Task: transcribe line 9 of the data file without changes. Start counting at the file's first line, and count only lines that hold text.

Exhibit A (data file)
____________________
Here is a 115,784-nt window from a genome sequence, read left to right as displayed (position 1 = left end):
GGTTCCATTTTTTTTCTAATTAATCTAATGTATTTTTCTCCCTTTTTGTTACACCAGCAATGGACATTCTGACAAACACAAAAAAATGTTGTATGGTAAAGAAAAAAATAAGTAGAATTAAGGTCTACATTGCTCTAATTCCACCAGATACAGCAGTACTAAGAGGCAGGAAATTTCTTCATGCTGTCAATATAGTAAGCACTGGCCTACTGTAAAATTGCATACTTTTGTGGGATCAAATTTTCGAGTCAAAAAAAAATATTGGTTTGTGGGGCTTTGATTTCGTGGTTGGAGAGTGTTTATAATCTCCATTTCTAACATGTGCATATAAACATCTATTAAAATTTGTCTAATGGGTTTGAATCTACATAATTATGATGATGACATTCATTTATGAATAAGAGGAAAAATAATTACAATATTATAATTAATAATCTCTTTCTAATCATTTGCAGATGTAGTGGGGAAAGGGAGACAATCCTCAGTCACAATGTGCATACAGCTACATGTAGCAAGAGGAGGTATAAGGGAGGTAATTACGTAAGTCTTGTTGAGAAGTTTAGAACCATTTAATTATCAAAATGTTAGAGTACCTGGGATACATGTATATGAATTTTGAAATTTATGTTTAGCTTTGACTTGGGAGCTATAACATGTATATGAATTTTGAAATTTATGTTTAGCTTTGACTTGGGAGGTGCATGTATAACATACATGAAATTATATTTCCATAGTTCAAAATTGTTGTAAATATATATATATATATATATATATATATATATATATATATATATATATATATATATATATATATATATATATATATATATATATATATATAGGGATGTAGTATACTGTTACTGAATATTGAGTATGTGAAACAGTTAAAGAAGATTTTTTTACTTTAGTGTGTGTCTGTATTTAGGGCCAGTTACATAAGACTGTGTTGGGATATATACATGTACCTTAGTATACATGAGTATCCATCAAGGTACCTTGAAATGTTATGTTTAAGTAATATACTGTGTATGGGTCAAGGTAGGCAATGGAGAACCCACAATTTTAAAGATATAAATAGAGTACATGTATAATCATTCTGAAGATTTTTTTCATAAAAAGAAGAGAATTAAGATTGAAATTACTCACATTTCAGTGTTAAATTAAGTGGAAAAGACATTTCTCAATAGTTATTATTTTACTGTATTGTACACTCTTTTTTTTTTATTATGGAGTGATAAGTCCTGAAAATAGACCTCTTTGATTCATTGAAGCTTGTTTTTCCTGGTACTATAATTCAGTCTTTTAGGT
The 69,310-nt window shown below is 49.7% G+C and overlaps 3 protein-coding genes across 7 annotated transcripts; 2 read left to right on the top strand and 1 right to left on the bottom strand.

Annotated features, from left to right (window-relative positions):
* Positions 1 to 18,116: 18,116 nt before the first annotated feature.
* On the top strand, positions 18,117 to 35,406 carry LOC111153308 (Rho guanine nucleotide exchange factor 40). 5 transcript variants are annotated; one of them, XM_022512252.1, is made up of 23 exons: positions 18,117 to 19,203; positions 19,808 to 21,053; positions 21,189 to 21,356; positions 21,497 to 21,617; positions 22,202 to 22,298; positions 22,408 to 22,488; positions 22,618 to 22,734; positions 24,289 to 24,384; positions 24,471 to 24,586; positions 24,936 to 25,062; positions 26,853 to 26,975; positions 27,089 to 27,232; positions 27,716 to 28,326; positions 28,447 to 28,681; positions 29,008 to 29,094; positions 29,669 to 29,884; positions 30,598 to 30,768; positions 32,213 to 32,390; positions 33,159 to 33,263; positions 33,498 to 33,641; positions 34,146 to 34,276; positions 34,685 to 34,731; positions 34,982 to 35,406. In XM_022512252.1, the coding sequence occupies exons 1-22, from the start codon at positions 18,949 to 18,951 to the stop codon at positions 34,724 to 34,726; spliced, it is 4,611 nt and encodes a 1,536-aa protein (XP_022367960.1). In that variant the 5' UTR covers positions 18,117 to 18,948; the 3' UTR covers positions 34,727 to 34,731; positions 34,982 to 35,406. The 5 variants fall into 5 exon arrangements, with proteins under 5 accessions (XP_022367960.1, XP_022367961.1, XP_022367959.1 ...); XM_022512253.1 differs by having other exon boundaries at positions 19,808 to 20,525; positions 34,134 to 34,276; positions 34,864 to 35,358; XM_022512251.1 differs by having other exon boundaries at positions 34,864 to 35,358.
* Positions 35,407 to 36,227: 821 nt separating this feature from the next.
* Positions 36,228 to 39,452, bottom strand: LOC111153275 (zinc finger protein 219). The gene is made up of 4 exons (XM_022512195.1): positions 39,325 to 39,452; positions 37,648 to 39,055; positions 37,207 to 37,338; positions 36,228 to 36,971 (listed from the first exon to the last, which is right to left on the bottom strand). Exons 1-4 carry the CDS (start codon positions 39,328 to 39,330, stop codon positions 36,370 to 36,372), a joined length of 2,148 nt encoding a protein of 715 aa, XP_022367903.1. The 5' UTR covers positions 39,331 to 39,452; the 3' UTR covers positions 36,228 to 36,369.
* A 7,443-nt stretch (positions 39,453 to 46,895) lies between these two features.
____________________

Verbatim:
* A 7,443-nt stretch (positions 39,453 to 46,895) lies between these two features.